Luke Johnson: Happiness, like success, is relative

Working with the super-rich left my friend's father discontented with his merely affluent existence.

by Luke Johnson

There are many secrets to happiness, but I was taught a new one recently by a friend. He described how his father had enjoyed a highly successful career as a banker in the City, and was a confident and accomplished fellow. He possessed a decent London home, a nice ski chalet and all the other trappings of a pretty lucrative life in high finance. Generally, he was a contented fellow, and his friends and work colleagues were of similar social standing and net worth to him.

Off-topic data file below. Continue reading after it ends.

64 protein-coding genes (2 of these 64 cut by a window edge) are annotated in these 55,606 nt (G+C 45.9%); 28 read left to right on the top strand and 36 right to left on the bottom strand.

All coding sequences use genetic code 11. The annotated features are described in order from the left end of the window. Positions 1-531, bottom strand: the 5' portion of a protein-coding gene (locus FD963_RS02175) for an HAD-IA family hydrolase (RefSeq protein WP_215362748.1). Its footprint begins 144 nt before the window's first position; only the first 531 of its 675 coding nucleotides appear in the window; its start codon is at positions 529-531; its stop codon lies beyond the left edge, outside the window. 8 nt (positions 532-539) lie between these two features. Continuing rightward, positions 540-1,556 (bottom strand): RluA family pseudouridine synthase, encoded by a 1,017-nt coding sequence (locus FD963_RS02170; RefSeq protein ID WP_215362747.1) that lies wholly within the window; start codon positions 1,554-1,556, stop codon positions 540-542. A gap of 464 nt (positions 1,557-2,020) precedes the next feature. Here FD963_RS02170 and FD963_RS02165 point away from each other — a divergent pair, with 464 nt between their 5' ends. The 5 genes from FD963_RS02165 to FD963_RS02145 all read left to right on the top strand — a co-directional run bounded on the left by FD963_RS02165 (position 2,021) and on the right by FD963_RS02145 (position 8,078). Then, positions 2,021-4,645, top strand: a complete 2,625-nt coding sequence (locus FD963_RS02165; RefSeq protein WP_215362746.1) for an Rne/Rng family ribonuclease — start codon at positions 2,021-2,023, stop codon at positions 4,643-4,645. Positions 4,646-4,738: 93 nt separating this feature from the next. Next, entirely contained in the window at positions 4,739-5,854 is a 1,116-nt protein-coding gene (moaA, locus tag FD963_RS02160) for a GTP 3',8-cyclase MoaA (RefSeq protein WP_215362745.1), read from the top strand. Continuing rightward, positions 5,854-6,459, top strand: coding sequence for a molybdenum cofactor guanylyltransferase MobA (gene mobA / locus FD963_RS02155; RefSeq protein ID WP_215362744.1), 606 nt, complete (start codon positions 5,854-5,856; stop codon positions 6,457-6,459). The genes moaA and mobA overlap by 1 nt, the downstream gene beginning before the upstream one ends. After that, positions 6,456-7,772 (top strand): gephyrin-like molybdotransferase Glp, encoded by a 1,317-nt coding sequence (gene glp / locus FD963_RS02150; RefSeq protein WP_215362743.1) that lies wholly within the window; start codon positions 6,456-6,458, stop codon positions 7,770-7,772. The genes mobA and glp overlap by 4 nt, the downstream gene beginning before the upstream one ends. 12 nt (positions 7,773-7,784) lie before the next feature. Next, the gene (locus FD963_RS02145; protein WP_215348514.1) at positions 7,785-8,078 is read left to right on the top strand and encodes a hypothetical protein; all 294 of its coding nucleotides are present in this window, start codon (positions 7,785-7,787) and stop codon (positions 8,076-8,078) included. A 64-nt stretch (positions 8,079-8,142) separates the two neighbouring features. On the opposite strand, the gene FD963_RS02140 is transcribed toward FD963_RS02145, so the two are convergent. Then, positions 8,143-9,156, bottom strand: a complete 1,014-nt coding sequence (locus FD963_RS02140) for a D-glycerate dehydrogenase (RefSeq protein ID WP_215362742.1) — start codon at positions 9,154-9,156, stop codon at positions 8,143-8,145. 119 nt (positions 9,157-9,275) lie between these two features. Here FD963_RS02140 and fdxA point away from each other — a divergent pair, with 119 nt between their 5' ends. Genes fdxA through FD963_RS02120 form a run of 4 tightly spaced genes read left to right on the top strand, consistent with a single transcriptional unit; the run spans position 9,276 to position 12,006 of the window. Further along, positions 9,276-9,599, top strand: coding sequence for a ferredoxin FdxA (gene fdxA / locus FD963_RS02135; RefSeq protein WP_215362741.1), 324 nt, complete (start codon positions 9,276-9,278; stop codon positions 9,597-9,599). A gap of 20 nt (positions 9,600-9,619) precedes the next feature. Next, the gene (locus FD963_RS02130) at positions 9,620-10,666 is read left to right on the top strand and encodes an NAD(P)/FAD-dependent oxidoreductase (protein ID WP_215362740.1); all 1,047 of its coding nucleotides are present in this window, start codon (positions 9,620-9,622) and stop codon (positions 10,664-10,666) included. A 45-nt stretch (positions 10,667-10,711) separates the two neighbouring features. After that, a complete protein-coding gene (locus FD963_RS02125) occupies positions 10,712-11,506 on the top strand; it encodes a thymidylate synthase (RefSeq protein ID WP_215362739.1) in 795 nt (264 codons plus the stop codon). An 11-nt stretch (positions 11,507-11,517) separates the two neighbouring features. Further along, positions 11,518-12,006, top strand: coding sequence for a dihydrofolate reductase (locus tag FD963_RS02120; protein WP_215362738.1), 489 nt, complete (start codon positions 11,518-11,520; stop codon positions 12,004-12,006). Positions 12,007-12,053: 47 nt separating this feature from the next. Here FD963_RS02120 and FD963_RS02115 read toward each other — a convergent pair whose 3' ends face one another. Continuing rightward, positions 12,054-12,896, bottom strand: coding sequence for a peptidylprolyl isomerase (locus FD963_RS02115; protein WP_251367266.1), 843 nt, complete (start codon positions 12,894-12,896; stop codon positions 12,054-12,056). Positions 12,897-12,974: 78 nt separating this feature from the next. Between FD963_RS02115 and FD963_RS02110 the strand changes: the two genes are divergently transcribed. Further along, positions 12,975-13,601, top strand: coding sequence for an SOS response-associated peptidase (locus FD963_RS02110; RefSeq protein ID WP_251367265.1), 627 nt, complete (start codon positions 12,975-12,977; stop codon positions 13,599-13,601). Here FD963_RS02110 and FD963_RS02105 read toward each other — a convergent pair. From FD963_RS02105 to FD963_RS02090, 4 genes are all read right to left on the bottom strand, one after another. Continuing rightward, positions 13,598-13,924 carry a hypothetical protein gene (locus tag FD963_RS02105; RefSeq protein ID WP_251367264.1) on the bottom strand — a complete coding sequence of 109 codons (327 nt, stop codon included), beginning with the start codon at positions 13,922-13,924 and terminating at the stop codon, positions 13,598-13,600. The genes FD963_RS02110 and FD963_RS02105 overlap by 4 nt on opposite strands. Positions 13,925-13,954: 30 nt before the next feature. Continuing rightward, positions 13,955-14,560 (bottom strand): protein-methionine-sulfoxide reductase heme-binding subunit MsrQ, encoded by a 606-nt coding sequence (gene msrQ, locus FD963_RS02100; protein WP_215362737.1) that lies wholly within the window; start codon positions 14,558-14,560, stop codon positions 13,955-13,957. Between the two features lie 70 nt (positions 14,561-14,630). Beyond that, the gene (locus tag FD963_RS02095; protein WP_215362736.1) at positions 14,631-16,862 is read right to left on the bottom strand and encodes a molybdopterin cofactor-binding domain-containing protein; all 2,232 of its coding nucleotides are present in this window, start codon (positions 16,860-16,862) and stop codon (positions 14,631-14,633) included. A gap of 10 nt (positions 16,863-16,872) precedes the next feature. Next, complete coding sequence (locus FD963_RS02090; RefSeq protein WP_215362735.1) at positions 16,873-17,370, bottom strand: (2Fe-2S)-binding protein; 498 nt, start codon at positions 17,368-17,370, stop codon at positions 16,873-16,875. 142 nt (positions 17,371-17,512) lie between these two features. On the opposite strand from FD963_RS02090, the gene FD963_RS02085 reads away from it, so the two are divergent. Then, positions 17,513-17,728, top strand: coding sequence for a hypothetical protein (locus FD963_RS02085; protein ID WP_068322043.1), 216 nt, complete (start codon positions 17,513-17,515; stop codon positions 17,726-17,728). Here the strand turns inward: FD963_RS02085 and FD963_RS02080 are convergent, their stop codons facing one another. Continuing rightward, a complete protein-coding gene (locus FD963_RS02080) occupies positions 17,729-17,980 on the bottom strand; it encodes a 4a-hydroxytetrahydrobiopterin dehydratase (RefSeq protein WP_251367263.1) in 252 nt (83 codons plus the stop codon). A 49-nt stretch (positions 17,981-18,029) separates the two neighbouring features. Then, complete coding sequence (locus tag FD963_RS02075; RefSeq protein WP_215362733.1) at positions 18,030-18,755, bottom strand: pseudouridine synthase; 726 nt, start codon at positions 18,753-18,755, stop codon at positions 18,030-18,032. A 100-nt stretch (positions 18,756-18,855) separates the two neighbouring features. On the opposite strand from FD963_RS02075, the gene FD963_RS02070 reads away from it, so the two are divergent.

But then his father made the mistake of taking over the private-client side of the organisation, looking after its most elite clients - almost all of whom were billionaires. And suddenly he spent his time hanging out with the uber-wealthy, with their private jets, mansions in Ibiza or St Tropez, trophy wives, armies of servants, giant yachts and all the rest.

So he no longer felt prosperous, or a high achiever. Suddenly he was something of a pauper compared with those with whom he now worked, and inevitably socialised too. The contrast between his material assets and theirs was stark. And it has made my friend's dad unhappy at an age when he should feel he has done pretty well for himself.

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